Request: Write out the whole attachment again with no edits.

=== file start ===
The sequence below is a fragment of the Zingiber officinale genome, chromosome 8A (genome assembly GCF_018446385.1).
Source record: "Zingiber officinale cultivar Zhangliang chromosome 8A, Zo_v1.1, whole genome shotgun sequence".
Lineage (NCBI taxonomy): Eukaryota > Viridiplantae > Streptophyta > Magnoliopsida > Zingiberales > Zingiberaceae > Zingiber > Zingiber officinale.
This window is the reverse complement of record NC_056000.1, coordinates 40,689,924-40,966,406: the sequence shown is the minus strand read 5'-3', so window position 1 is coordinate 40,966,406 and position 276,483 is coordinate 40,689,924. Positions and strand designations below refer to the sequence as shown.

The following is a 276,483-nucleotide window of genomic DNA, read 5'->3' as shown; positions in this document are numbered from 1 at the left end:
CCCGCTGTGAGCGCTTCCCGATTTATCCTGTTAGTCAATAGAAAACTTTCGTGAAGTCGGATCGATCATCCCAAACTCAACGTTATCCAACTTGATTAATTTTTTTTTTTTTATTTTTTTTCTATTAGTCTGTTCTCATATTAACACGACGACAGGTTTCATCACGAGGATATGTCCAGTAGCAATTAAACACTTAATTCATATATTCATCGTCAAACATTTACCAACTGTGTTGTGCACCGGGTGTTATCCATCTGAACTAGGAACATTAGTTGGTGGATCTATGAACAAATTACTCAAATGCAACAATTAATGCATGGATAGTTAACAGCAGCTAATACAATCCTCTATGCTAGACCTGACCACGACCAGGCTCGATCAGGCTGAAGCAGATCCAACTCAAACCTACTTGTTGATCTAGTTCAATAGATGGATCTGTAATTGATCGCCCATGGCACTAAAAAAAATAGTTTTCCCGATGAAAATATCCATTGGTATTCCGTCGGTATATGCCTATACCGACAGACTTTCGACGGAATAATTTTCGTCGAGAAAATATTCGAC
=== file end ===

The sequence below is a fragment of the Zingiber officinale genome, chromosome 8A (genome assembly GCF_018446385.1).
Source record: "Zingiber officinale cultivar Zhangliang chromosome 8A, Zo_v1.1, whole genome shotgun sequence".
Lineage (NCBI taxonomy): Eukaryota > Viridiplantae > Streptophyta > Magnoliopsida > Zingiberales > Zingiberaceae > Zingiber > Zingiber officinale.
This window is the reverse complement of record NC_056000.1, coordinates 40,689,924-40,966,406: the sequence shown is the minus strand read 5'-3', so window position 1 is coordinate 40,966,406 and position 276,483 is coordinate 40,689,924. Positions and strand designations below refer to the sequence as shown.

The following is a 276,483-nucleotide window of genomic DNA, read 5'->3' as shown; positions in this document are numbered from 1 at the left end:
CCCGCTGTGAGCGCTTCCCGATTTATCCTGTTAGTCAATAGAAAACTTTCGTGAAGTCGGATCGATCATCCCAAACTCAACGTTATCCAACTTGATTAATTTTTTTTTTTTTATTTTTTTTCTATTAGTCTGTTCTCATATTAACACGACGACAGGTTTCATCACGAGGATATGTCCAGTAGCAATTAAACACTTAATTCATATATTCATCGTCAAACATTTACCAACTGTGTTGTGCACCGGGTGTTATCCATCTGAACTAGGAACATTAGTTGGTGGATCTATGAACAAATTACTCAAATGCAACAATTAATGCATGGATAGTTAACAGCAGCTAATACAATCCTCTATGCTAGACCTGACCACGACCAGGCTCGATCAGGCTGAAGCAGATCCAACTCAAACCTACTTGTTGATCTAGTTCAATAGATGGATCTGTAATTGATCGCCCATGGCACTAAAAAAAATAGTTTTCCCGATGAAAATATCCATTGGTATTCCGTCGGTATATGCCTATACCGACAGACTTTCGACGGAATAATTTTCGTCGAGAAAATATTCGAC